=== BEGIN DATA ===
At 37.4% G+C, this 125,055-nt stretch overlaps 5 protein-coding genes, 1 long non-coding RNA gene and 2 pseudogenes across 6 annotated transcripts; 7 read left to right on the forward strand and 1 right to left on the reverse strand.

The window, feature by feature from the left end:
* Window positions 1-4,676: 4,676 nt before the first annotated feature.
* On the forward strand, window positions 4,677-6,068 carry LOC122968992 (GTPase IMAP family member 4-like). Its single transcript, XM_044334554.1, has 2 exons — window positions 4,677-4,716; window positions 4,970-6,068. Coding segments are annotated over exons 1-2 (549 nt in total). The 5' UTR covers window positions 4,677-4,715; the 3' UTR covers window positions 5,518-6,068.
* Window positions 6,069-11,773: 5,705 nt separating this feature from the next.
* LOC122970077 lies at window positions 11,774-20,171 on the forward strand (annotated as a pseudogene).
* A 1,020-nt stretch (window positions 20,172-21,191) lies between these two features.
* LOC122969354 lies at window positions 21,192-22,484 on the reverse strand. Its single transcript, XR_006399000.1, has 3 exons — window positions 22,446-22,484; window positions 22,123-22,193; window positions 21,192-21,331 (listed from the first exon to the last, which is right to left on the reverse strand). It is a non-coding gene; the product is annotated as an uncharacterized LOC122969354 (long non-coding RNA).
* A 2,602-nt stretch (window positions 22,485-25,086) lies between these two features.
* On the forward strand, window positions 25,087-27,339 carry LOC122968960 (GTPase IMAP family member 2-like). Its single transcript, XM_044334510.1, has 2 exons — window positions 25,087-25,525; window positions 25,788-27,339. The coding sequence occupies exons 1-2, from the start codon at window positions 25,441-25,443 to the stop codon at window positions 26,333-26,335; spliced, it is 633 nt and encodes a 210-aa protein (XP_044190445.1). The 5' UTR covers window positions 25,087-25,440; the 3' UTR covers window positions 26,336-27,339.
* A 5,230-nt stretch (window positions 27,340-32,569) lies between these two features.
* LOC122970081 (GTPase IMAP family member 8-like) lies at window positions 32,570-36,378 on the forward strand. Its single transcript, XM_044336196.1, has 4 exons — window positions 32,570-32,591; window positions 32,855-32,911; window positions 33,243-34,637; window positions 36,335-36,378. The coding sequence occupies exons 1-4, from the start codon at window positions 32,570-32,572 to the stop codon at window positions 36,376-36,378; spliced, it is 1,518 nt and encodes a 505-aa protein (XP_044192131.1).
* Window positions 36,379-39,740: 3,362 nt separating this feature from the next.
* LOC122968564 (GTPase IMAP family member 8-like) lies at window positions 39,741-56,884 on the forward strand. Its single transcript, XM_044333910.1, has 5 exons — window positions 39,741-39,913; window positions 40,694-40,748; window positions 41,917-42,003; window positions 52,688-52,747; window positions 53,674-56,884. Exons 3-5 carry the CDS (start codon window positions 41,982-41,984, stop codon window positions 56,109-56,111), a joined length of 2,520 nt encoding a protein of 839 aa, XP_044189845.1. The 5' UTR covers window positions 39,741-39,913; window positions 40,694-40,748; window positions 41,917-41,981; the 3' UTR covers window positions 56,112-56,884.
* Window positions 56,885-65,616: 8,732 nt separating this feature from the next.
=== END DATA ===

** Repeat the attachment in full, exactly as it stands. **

At 37.4% G+C, this 125,055-nt stretch overlaps 5 protein-coding genes, 1 long non-coding RNA gene and 2 pseudogenes across 6 annotated transcripts; 7 read left to right on the forward strand and 1 right to left on the reverse strand.

The window, feature by feature from the left end:
* Window positions 1-4,676: 4,676 nt before the first annotated feature.
* On the forward strand, window positions 4,677-6,068 carry LOC122968992 (GTPase IMAP family member 4-like). Its single transcript, XM_044334554.1, has 2 exons — window positions 4,677-4,716; window positions 4,970-6,068. Coding segments are annotated over exons 1-2 (549 nt in total). The 5' UTR covers window positions 4,677-4,715; the 3' UTR covers window positions 5,518-6,068.
* Window positions 6,069-11,773: 5,705 nt separating this feature from the next.
* LOC122970077 lies at window positions 11,774-20,171 on the forward strand (annotated as a pseudogene).
* A 1,020-nt stretch (window positions 20,172-21,191) lies between these two features.
* LOC122969354 lies at window positions 21,192-22,484 on the reverse strand. Its single transcript, XR_006399000.1, has 3 exons — window positions 22,446-22,484; window positions 22,123-22,193; window positions 21,192-21,331 (listed from the first exon to the last, which is right to left on the reverse strand). It is a non-coding gene; the product is annotated as an uncharacterized LOC122969354 (long non-coding RNA).
* A 2,602-nt stretch (window positions 22,485-25,086) lies between these two features.
* On the forward strand, window positions 25,087-27,339 carry LOC122968960 (GTPase IMAP family member 2-like). Its single transcript, XM_044334510.1, has 2 exons — window positions 25,087-25,525; window positions 25,788-27,339. The coding sequence occupies exons 1-2, from the start codon at window positions 25,441-25,443 to the stop codon at window positions 26,333-26,335; spliced, it is 633 nt and encodes a 210-aa protein (XP_044190445.1). The 5' UTR covers window positions 25,087-25,440; the 3' UTR covers window positions 26,336-27,339.
* A 5,230-nt stretch (window positions 27,340-32,569) lies between these two features.
* LOC122970081 (GTPase IMAP family member 8-like) lies at window positions 32,570-36,378 on the forward strand. Its single transcript, XM_044336196.1, has 4 exons — window positions 32,570-32,591; window positions 32,855-32,911; window positions 33,243-34,637; window positions 36,335-36,378. The coding sequence occupies exons 1-4, from the start codon at window positions 32,570-32,572 to the stop codon at window positions 36,376-36,378; spliced, it is 1,518 nt and encodes a 505-aa protein (XP_044192131.1).
* Window positions 36,379-39,740: 3,362 nt separating this feature from the next.
* LOC122968564 (GTPase IMAP family member 8-like) lies at window positions 39,741-56,884 on the forward strand. Its single transcript, XM_044333910.1, has 5 exons — window positions 39,741-39,913; window positions 40,694-40,748; window positions 41,917-42,003; window positions 52,688-52,747; window positions 53,674-56,884. Exons 3-5 carry the CDS (start codon window positions 41,982-41,984, stop codon window positions 56,109-56,111), a joined length of 2,520 nt encoding a protein of 839 aa, XP_044189845.1. The 5' UTR covers window positions 39,741-39,913; window positions 40,694-40,748; window positions 41,917-41,981; the 3' UTR covers window positions 56,112-56,884.
* Window positions 56,885-65,616: 8,732 nt separating this feature from the next.